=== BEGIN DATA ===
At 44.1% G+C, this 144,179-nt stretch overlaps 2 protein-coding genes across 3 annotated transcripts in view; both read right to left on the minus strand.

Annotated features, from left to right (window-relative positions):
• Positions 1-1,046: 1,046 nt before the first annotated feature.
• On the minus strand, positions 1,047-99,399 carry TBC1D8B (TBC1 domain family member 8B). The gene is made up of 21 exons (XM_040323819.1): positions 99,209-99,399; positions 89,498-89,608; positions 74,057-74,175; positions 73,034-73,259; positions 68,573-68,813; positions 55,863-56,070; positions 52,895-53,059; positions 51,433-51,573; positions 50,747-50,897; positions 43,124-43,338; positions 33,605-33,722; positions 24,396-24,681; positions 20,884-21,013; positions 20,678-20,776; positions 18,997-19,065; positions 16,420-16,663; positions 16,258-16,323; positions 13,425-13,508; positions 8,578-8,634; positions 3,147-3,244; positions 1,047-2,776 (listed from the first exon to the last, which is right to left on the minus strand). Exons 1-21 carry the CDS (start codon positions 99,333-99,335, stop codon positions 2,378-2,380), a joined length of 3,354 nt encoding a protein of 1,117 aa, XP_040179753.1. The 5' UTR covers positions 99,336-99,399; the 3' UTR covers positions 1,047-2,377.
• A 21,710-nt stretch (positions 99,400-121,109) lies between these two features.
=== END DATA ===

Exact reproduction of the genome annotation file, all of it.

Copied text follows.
At 44.1% G+C, this 144,179-nt stretch overlaps 2 protein-coding genes across 3 annotated transcripts in view; both read right to left on the minus strand.

Annotated features, from left to right (window-relative positions):
• Positions 1-1,046: 1,046 nt before the first annotated feature.
• On the minus strand, positions 1,047-99,399 carry TBC1D8B (TBC1 domain family member 8B). The gene is made up of 21 exons (XM_040323819.1): positions 99,209-99,399; positions 89,498-89,608; positions 74,057-74,175; positions 73,034-73,259; positions 68,573-68,813; positions 55,863-56,070; positions 52,895-53,059; positions 51,433-51,573; positions 50,747-50,897; positions 43,124-43,338; positions 33,605-33,722; positions 24,396-24,681; positions 20,884-21,013; positions 20,678-20,776; positions 18,997-19,065; positions 16,420-16,663; positions 16,258-16,323; positions 13,425-13,508; positions 8,578-8,634; positions 3,147-3,244; positions 1,047-2,776 (listed from the first exon to the last, which is right to left on the minus strand). Exons 1-21 carry the CDS (start codon positions 99,333-99,335, stop codon positions 2,378-2,380), a joined length of 3,354 nt encoding a protein of 1,117 aa, XP_040179753.1. The 5' UTR covers positions 99,336-99,399; the 3' UTR covers positions 1,047-2,377.
• A 21,710-nt stretch (positions 99,400-121,109) lies between these two features.